A Day in Sanctuary How the Woman, Who Has Become a Symbol of the Illegal Immigration Battle, Spends Her Days One Year after Seeking Refuge in a Church
Byline: Tara Malone
She monitors her MySpace page, greeting every new friend.
She sells make-up and skin cream from an Avon catalog.
She designs blouses and jokes as she stitches about creating her own label. The name? Sanctuary.
She helps her son with homework, tends to her Chihuahua and tidies up the bedroom they all share.
So time passes for Elvira Arellano inside these walls.
On Aug. 15, 2006, Arellano defied a federal deportation order when she, along with her U.S.-born son, Saul, sought sanctuary in a storefront church on Chicago's Northwest side.
A year later, Arellano - arguably the country's most famous undocumented immigrant - will announce Wednesday whether this is the life she'll continue to lead.
For some, Arellano's standoff with federal authorities represents the reason immigration reform is needed.
To others, her defiance epitomizes a disregard for the rule of law and the need for stricter immigration enforcement.
Yet few disagree that Arellano today is a ubiquitous symbol of the immigration debate unfolding in churches and city halls nationwide.
The 32-year-old mother from Michoacan, Mexico, was named one of 2006' most influential people by Time Magazine.
From her bedroom above the church, Arellano helped organize protests in Chicago and Washington, D.C., urging immigration reform.
And from her second-floor perch, she watched as proponents of a crackdown on illegal immigration shouted for her to "go home." Some called her an unfit mother, a charge, she says, that was tougher to shrug off.
Federal immigration officers discount Arellano's sanctuary, a religious concept with no legal authority. U.S. Immigration and Customs Enforcement say they will deport Arellano "at a time and place of their choosing."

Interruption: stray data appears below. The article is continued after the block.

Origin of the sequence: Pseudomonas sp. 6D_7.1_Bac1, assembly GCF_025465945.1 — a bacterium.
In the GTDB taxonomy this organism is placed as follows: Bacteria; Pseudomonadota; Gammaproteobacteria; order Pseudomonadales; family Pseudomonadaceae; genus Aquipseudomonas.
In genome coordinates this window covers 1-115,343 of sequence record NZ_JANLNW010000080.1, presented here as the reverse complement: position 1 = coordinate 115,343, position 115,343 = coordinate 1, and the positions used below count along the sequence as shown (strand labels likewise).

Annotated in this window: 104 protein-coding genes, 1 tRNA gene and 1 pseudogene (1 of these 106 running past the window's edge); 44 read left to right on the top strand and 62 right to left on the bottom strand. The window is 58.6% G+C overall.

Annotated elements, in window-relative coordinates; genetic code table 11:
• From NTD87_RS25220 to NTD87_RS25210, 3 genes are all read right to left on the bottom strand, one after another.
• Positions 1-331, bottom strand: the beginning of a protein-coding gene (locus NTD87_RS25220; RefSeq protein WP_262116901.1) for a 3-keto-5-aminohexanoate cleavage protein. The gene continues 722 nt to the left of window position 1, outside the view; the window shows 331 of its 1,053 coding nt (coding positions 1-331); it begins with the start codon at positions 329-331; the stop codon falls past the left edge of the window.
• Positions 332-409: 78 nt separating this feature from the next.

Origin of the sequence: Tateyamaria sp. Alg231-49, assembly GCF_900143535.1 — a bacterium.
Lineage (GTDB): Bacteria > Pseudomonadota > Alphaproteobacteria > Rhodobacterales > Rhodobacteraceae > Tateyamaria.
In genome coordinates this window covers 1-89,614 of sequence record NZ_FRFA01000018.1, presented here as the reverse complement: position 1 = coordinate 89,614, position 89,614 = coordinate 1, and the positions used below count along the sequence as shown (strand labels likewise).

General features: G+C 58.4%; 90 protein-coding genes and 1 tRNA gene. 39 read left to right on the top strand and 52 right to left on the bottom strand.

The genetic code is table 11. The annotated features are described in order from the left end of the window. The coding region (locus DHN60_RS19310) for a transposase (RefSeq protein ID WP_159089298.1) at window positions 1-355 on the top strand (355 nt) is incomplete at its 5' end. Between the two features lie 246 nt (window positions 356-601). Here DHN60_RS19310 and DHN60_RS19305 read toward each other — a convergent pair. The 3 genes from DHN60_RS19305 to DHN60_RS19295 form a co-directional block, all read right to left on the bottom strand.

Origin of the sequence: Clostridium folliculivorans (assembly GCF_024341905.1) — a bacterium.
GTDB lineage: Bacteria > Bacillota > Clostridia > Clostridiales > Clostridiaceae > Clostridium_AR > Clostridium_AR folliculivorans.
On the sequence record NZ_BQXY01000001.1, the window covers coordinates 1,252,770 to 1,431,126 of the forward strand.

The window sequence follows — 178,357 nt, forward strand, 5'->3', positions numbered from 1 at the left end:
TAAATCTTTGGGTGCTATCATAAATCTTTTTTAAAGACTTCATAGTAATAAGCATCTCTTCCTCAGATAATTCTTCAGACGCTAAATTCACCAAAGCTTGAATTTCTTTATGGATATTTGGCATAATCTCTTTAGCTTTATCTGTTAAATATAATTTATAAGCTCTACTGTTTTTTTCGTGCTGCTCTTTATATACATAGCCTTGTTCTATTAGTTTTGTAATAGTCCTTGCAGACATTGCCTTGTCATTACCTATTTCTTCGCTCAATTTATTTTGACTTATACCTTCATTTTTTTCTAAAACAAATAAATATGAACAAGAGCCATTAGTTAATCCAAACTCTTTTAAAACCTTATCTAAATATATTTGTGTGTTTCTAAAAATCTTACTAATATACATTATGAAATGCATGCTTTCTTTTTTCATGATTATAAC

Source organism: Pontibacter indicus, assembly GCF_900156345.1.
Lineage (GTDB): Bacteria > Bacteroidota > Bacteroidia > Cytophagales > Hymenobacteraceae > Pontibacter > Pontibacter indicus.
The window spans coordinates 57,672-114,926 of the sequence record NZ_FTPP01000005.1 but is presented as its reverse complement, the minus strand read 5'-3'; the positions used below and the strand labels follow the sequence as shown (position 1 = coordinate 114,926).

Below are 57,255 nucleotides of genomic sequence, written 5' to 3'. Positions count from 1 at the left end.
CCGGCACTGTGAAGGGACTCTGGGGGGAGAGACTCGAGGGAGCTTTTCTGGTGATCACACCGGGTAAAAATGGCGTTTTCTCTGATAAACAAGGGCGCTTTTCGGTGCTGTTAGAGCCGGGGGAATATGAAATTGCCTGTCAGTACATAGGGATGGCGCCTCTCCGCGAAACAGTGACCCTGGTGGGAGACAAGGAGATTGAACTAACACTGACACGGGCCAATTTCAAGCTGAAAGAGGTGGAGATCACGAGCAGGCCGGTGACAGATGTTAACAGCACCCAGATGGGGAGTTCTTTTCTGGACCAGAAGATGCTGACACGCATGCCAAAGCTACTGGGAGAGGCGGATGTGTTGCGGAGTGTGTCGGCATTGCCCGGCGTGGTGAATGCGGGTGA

"ICE's statutory mandate is to fairly enforce the nation's immigration laws without regard for an alien's ability to generate media attention," according to an agency statement.
Arellano came to the U.S. illegally a decade ago. Hired with the help of a fake Social Security card, she cleaned planes at O'Hare International Airport. In 2002, Arellano was snared in a security bust at U.S. airports and pled guilty to using fraudulent documents. With that felony on her record, she faced deportation.
A string of political reprieves ensued when Arellano emerged as an activist for immigrant rights. She met then-Mexican President Vicente Fox and Illinois Gov. Rod Blagojevich.
But by 9 a.m. on Tuesday, Aug. 15, 2006, Arellano's time had run out. She was ordered to report to the Office of Homeland Security. She never showed. Arellano instead entered Adalberto United Methodist Church in the Puerto Rican neighborhood of Humboldt Park. The step inside from the busy stretch of Division Street was her last in public.
Shielded by watchful neighbors, protective friends and security cameras, she has not left church grounds since.
If Arellano stays, her days will be long and confined, as a recent visit with her by the Daily Herald shows. Here's a glimpse at the daily reality of a life in sanctuary:
8:30: Arellano wakes to an empty room. Now 8, Saul - Saulito to his friends - already left the twin bed he shares with his mother. He's in the kitchen with Arellano's friend, Jacovita Alonso, who moved into this flat with the pair nearly a year ago.
Arellano stretches in between the dresser, closet and small altar with candles and pictures of Jesus. Sit-ups come next, a concession to 361 days of not moving around much. She's dropped fajitas from her diet, too.
9 a.m.: Wearing jeans, a pressed shirt and black loafers, Saul heads off to a conference of Methodist church leaders. He goes in his mother's stead, as he's gone to Mexico City and Washington, D.C., Arellano sees off Saul and assistant pastor Beti Guevara before taking a shower. …